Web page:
Masoli returns to Samoan roots with football, life skills program
Jeremiah Masoli walked into a high school on the island of American Samoa last winter expecting to address the football team. Instead, he found the entire student body massed in the school’s cramped gymnasium, singing songs to celebrate his arrival.
Born in San Francisco to parents of Samoan descent, Masoli had always felt connected to his Polynesian roots. As a boy, he would return often, visiting his grandparents and large extended family scattered across the tiny grouping of seven islands situated in the middle of the South Pacific Ocean.
He also identified with its football culture. Chargers linebacker Junior Seau and Steelers defensive back Troy Polamalu — with his long, curly hair — were Masoli’s idols growing up. There were plenty of others: Samoans are 40 times more likely to end up playing in the NFL than the average American male.
Officially an unincorporated territory, American Samoa is controlled by the U.S., but does not enjoy all the economic and constitutional benefits of the 50 states. With a population of just over 55,000, it has an unemployment rate of over 20 per cent — it also has the highest per capita rate of armed service enlistment in the U.S. — and a much lower standard of living than Masoli was enjoying in San Francisco.
“We would work hard but we complain about stuff: ‘My shoes aren’t the best, I don’t have the best equipment, Mom buy me these Nike socks,’” Masoli says of growing up in San Francisco. “I’d go from that to Samoa, where these guys are playing games with borrowed shoes or, in some cases, no shoes at all. It stuck with me.”
Standing in front of the cheering student body last winter, back on the island for the first time in more than a decade and travelling with his pregnant wife, Masoli felt those memories flooding back, not just the spiritual connection with the place and its people, but the urge to make a contribution to the community. Now 28, his family life in order and entering his fifth season as a quarterback with the Hamilton Tiger-Cats, Masoli feels he has the stability to begin giving back.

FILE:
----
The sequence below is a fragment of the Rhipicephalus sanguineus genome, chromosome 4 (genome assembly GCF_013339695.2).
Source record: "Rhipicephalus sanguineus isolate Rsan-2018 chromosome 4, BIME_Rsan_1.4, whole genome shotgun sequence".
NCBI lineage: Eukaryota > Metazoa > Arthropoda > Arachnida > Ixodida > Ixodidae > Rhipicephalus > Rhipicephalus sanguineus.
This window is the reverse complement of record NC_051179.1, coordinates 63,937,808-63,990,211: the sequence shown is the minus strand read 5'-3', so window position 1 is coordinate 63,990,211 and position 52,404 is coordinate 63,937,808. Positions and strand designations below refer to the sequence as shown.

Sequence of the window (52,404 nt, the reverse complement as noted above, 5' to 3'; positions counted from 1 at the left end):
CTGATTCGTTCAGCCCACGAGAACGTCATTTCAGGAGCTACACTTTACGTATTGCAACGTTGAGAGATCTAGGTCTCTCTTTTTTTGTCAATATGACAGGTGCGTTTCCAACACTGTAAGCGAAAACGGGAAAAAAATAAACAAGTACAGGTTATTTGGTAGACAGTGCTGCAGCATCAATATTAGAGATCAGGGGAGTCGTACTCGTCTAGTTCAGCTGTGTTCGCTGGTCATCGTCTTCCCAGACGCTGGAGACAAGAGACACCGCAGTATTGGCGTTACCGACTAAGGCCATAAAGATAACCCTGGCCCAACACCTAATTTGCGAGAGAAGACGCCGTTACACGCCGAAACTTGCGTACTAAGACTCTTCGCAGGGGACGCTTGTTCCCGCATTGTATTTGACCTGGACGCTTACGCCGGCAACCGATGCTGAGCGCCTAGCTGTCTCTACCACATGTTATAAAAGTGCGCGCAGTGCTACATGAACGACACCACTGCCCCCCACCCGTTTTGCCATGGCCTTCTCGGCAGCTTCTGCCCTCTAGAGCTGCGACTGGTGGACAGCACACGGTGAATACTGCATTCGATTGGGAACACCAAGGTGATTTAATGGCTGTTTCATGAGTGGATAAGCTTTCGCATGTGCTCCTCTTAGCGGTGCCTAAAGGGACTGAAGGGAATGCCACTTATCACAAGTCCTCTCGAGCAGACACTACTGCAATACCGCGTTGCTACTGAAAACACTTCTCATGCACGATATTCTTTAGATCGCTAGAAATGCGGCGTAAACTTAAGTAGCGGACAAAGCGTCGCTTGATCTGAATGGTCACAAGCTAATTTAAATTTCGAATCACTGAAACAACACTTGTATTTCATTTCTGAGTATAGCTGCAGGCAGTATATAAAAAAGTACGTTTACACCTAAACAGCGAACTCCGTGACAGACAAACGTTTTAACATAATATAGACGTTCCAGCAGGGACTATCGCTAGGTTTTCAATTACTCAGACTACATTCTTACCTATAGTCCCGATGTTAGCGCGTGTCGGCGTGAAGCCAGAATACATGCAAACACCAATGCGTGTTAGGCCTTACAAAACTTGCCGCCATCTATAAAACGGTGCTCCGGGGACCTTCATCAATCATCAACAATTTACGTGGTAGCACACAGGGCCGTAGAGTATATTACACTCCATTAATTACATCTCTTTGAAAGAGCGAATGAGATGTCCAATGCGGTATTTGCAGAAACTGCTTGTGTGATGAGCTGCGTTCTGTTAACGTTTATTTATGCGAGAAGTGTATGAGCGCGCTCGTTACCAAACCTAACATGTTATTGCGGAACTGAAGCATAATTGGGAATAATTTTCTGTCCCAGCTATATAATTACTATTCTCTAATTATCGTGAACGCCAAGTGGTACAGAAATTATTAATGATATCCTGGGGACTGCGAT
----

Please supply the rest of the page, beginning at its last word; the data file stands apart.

And so, later this week, Masoli and six others will travel to American Samoa to launch an ambitious program designed to combine literacy and life goal-setting with football training. He and his team, split more or less equally between athletes and educators, will hit five schools in seven days all across the country.
“We want to change the mindset of how youth think about sports, how we can get them thinking not just about a sports dream, but about setting life goals,” Masoli said. “Historically, there’s really only been two easy ways off the island: either you get a scholarship, or you’re in the military. We want to open up the possibilities beyond that.”
The curriculum was designed specifically with the Samoan culture in mind and will be delivered by both athletes and educators — Masoli included — to the entire student body of each school, meaning they’ll reach more than 1,000 students over the course of the trip. After school, Masoli and the other players will work with players and coaches on the football team on speed training and skills development.
“We are taught to put family and community first, which is another reason why Samoans gravitate toward the military and football, which both emphasize a team-first mentality,” Masoli said. “We’re looking to engage these students in a safe environment and trying to get them to open up and think about their lives in a new and exciting way.”
To do that, Masoli has partnered with CASE-Project, a U.S.-based registered nonprofit established by former NFL quarterback McLeod Bethel-Thompson, who is now with the Winnipeg Blue Bombers. The organization, which focuses on combining sports and education as a way to manifest social, economic and environmental change, has done work in El Salvador and other Central American countries.
The Ticats have made a financial contribution and there’s talk the CFL may get behind the project as well. Masoli has been reluctant to ask the Hamilton community for support because the money won’t be spent here (though they can do so by visiting www.caseproject.org).
“My Samoan roots, my Samoan culture, that’s where my football inspiration came from,” Masoli says. “It’s based around family and there’s a lot of give and take. It’s given so much to me and I’m excited about the opportunity to give something back.”
Jeremiah Masoli giving back